This journalistic massacre lasted until May 2016, when Dilma was removed and her negative curve dropped sharply, only to suffer a peak in August, when her impeachment was voted in the Senate.

Michel Temer is then led to the Presidency of the Republic. Let's look at the treatment he received from the press.

The first thing to note is that throughout 2015 and early 2016, while the political plot of Rousseff's removal was being woven, in which Temer played a central role, the coverage received by the experienced emedebista politician was quite benevolent.

In the month of his inauguration, there is a small jump in all the curves, but Temer achieves the feat of tying the favorable, contrary and neutral curves, with a slight advantage for the last ones. The most brutal difference, however, in relation to the treatment received by his predecessor, is the length of the honeymoon enjoyed by the president. American political science estimates the period of a president's Honeymoon to be around 100 days. Our compatriot went much further. He enjoyed a Honeymoon for almost a year. Even if we adopt a stricter criterion, considering the end of the Honeymoon when its opposites exceed the neutral ones, the period is 150 days, from May to November 2016.

Here the watchdog metaphor starts to leak – all metaphors have their euristic limits – because in addition to having been cured of hydrophobia, our watchdog has become insensitive to the various corruption scandals involving powerful ministers of the Temer and to an economic policy management incapable of dealing with the crisis that befell the country. Or would the loss of sight and smell demonstrated during the Temer Government have been a sequel to hydrophobia? Either way, its supposed function has been seriously flawed.

But behold, our dog rises from the torpor in which he was immersed in June 2017, raising Temer's denials beyond the mark of 300 texts per month - something that for Dilma was routine. This was the month of the leak to the press of the recordings between Temer and Joesley Baptista, which point to the president's involvement with corruption. However, when we follow Temer's coverage curves after this peak of negatives, we find that they progressively accommodate to the previous pattern of benignity, with neutrals generally outperforming contrary ones at a very low degree of activation. The revealing detail of this sad narrative is that in mid-2019 Temer was already accused of six lawsuits, including criminal organization and obstruction of justice. Thus, the politician from São Paulo can end his term in peace, without being harassed by the press.

I could dwell on examples, based on data, that show how absurd the thesis espoused by Prioli is. Moreover, for someone who presents herself as a champion of critical thinking, discounting the evils of lavajatismo and ignoring the role that the press played in the corrosion of Brazilian democratic institutions is truly astonishing. I have no elements to know if he thought that way before joining the press, or if he started to defend the watchdog thesis after this professional change. The fact is that the Brazilian press is an excellent producer of bloodhounds that lick their boots whenever they can – just to stay in the field of cynical metaphors.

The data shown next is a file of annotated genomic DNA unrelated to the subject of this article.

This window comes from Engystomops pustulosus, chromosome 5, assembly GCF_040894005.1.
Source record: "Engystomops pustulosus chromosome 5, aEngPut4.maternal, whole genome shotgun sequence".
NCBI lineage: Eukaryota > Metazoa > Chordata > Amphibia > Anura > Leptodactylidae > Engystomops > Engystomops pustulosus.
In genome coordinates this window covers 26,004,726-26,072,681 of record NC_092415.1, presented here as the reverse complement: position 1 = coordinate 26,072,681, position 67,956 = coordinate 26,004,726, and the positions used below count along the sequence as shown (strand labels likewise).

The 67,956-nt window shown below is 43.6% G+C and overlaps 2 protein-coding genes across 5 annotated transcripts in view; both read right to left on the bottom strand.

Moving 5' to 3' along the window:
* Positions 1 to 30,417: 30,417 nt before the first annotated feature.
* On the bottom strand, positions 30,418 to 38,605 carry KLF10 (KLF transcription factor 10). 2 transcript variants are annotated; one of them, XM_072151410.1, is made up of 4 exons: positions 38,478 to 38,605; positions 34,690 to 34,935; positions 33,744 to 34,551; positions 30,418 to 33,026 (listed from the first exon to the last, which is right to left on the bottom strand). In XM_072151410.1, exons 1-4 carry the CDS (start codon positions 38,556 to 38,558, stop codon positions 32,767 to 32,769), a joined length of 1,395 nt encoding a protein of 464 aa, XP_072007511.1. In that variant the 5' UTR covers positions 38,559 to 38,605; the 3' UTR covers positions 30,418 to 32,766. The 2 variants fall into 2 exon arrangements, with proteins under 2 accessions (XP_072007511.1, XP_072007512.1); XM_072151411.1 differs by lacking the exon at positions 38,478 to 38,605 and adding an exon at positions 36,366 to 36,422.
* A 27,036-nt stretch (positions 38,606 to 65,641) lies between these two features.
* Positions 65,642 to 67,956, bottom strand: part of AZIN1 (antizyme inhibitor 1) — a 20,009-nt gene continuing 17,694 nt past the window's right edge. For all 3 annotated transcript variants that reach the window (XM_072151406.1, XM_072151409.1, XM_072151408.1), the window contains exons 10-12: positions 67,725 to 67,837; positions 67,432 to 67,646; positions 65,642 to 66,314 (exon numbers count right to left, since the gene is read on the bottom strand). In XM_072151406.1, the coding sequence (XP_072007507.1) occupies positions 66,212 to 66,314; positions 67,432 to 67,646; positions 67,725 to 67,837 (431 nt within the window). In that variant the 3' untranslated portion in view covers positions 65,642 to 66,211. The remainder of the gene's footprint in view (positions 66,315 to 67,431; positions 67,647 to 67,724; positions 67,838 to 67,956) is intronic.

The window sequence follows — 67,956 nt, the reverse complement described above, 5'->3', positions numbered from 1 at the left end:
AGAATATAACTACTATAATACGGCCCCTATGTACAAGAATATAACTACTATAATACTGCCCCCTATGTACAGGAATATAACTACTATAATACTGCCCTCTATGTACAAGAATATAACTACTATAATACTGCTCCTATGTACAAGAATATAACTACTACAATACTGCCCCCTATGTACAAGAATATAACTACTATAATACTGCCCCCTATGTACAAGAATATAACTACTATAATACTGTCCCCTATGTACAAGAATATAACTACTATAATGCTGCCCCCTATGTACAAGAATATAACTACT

By launching the Rational Policy Manual course, the law professor proposes to teach her students to rationally debate politics. Of course, if politics is a practical science, as the philosopher teaches us, then one of its fundamental operations is the analysis of empirical evidence. Well, but it is exactly in this aspect that our publicist fails bluntly in her video, when attributing to the corporate media the function of a watchdog based on a highly biased selection of evidence.

Some political science colleagues opposed the course initiative, seeing it as an attempt to usurpate professional competence by a outsider. Without going into the field of this discussion, what we find here is a much more fundamental deficiency in reasoning than the one that claims to be the master of political argument. I imagine the effect that this lack of rigor in the analysis of probative evidence can have on the practice of criminal law.

*João Feres Junior is professor of political science at IESP-UERJ. He is coordinator of the Affirmative Action Multidisciplinary Study Group (GEMAA) and of the Media and Public Space Studies Laboratory (LEMEP).






[iv] The main methodology used in the Manchetometer, the Valence Analysis, is used in academic works in Brazil and abroad (Feres Júnior, 2016a, Feres Júnior, 2016b). Such an analysis seeks to answer the following question: what position does the text express in relation to the subject and the characters

mentioned in it? We assign four values ​​to valency: positive, negative, neutral and ambivalent. Favorable news are those that contain predominantly positive references to the character or theme in question, whether factual or normative (example: “Program X drastically reduced the levels of child malnutrition in the states of the Northeast Region” or “Fulano de Tal accomplished most of his campaign promises”). Opposite ones are those that contain predominantly negative references to the character or theme in question (example: “The government’s economic policy does not

inflation” or “Cicrano is not a reliable minister”. When the text is mainly descriptive and devoid of clearly positive or negative content, it receives a neutral classification (example: “Congress approves law Y” or “Know the new rules of program Z”). In case of balance between references

negative and positive, the news is classified as ambivalent (example: “Unemployment drops, but inflation increases”).